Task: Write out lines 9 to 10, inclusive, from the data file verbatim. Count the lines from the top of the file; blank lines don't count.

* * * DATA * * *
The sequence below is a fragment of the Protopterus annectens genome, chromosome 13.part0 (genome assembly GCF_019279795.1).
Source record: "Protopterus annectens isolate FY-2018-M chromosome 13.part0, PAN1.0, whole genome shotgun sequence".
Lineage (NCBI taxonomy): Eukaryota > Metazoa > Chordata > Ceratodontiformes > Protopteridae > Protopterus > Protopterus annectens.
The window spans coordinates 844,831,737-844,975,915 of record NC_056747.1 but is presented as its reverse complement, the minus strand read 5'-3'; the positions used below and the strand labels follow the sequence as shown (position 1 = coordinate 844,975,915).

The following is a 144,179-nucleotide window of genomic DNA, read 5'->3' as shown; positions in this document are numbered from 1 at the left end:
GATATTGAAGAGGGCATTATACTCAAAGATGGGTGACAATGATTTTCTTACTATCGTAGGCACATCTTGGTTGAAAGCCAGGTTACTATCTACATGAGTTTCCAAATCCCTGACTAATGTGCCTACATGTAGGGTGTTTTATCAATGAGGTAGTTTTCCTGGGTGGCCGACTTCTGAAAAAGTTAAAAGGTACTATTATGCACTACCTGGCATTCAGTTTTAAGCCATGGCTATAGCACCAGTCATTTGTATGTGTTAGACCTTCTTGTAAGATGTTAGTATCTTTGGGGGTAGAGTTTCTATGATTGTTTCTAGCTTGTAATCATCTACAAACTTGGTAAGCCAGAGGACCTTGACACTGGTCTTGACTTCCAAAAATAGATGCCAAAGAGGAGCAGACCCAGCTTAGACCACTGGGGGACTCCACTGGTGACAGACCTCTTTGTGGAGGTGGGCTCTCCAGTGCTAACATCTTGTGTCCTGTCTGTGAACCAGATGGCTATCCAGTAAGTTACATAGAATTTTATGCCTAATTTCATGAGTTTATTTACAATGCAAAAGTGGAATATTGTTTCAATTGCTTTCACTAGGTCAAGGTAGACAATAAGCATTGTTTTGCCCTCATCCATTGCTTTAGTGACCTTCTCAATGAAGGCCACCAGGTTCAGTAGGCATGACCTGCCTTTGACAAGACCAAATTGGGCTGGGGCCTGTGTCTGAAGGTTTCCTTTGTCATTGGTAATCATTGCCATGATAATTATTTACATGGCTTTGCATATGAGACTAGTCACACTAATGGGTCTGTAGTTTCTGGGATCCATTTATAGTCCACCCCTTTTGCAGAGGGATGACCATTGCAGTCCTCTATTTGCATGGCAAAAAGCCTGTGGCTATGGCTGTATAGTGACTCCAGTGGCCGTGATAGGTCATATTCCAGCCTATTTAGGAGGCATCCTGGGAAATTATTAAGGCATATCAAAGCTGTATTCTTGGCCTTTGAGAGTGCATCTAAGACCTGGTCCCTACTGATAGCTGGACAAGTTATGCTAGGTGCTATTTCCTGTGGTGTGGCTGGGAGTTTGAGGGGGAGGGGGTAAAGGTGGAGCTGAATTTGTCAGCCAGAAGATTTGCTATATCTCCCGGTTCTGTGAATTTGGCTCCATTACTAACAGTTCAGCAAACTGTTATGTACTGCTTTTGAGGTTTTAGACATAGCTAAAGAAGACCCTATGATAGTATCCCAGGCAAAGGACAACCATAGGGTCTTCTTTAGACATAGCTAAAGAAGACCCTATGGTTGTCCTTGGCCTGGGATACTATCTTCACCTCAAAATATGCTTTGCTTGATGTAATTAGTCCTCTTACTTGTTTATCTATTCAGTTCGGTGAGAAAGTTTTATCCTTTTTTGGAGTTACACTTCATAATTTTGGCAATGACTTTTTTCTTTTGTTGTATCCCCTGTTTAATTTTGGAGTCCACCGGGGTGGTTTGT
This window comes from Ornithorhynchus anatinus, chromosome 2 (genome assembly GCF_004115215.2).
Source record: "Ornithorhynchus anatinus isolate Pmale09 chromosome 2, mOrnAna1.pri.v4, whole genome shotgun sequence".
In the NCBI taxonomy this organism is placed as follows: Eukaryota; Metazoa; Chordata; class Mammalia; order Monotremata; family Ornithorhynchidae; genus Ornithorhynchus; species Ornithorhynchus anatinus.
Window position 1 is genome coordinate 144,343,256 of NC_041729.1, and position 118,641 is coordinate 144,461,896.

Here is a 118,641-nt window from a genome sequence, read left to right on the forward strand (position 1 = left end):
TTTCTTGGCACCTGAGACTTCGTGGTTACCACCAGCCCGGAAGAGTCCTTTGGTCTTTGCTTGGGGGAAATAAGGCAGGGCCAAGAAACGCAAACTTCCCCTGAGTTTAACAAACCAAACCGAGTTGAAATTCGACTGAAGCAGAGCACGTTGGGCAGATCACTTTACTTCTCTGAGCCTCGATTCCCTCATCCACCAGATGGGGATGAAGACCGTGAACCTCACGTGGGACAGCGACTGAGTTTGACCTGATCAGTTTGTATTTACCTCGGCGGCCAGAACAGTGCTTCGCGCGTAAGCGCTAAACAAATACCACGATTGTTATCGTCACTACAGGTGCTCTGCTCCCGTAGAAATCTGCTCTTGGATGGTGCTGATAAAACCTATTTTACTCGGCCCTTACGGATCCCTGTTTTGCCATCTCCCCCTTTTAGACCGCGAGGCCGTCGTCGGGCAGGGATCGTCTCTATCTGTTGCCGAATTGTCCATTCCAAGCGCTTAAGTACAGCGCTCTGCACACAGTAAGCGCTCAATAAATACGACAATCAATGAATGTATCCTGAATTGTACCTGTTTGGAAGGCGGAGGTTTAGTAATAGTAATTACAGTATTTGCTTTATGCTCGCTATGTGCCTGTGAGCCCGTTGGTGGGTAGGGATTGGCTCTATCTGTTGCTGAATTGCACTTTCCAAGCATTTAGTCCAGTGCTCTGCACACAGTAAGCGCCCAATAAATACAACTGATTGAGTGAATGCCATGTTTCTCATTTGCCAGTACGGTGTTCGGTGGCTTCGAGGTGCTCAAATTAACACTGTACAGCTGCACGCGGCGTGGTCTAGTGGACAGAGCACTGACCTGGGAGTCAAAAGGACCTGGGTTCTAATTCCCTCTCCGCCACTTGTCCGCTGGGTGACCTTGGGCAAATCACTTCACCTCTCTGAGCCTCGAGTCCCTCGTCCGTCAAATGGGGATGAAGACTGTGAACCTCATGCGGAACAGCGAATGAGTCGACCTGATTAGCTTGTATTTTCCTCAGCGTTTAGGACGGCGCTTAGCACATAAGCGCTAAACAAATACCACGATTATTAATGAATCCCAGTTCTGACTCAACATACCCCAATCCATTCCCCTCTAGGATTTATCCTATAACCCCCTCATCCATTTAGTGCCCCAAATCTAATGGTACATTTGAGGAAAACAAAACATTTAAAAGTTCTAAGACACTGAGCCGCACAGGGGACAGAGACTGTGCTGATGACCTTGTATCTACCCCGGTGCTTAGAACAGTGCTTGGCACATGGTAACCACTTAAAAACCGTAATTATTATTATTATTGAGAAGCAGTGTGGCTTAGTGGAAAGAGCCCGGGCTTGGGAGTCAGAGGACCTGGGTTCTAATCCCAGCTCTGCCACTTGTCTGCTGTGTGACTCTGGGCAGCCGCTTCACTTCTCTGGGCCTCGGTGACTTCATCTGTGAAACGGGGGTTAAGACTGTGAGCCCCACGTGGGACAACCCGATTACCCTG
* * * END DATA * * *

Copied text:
In the NCBI taxonomy this organism is placed as follows: Eukaryota; Metazoa; Chordata; class Mammalia; order Monotremata; family Ornithorhynchidae; genus Ornithorhynchus; species Ornithorhynchus anatinus.
Window position 1 is genome coordinate 144,343,256 of NC_041729.1, and position 118,641 is coordinate 144,461,896.